Python bridge plotting example

Christopher Stawarz's Avatar

Christopher Stawarz

02 May, 2016 03:39 PM

Hi Mark,

As you requested last time we spoke, I've put together a small example of how I generate trial-by-trial plots using the Python bridge.

The attached files are an adaption of the MATLAB window demo to Python. The experiment generates random values (10 per trial over 10 trials) and stores them in the variable rand_var. The Python script draws a histogram of these values, updating the plot whenever new values are received. The script can be run via the client or server bridge. (In the latter case, the conduit resource is assumed to be named server_conduit.)

The Conduit class defined in common.py provides a generic framework for online plots. It inherits from mworks.conduit.IPCAccumClientConduit, which accumulates requested events between "start" and "stop" events, then delivers them as a group to an event handler. (The Conduit class expects variables named start and stop for this purpose, but this can be changed to any two variables you prefer.)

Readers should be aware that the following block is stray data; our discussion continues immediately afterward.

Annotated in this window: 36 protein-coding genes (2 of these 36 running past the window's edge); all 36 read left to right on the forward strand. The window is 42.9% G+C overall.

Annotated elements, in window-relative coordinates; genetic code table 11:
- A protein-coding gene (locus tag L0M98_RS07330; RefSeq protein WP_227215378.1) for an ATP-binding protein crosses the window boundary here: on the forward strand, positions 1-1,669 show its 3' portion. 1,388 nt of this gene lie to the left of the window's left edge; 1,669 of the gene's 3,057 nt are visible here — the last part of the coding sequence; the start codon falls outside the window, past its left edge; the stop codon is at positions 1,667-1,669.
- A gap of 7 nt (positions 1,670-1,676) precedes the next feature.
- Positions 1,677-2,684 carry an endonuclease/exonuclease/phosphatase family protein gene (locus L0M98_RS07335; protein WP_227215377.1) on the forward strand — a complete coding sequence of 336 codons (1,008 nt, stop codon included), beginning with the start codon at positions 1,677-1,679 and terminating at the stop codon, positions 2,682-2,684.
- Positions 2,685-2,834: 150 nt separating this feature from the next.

The main benefit of the Conduit class is that it handles running of the application main loop (starting and stopping it as needed to handle new events). This keeps the matplotlib window responsive to user input, allowing you to pan, zoom, or whatever.

If you have any questions, please let me know.

Cheers,
Chris

  1. Support Staff 1 Posted by Christopher Sta... on 02 May, 2016 03:40 PM

    Christopher Stawarz's Avatar

    Python files attached

  2. 2 Posted by mhisted on 02 May, 2016 05:22 PM

    mhisted's Avatar

    Thanks, Chris. I will look at this, it's very helpful.

    What Python distribution/version are you using? Can I test it on a recent version of anaconda with Python 2.7? That is our preferred option now.

    Mark

  3. Support Staff 3 Posted by Christopher Sta... on 02 May, 2016 07:03 PM

    Christopher Stawarz's Avatar

    What Python distribution/version are you using? Can I test it on a recent version of anaconda with Python 2.7? That is our preferred option now.

    I normally use the system Python (/usr/bin/python2.7), but if you're running the script via the server conduit, any Python 2.7 should be fine. (I just tested it with Anaconda, and it worked as expected.)

    Chris

  4. 4 Posted by mhisted on 02 May, 2016 07:21 PM

    mhisted's Avatar

    Great. We will need scipy for things like smoothing data, and scipy isn't installed with the system python. And it's a pain to install last I checked, I believe it needs Fortran code compiled. Anaconda is a good solution for us.

    Mark

  5. Christopher Stawarz closed this discussion on 13 May, 2016 12:36 AM.

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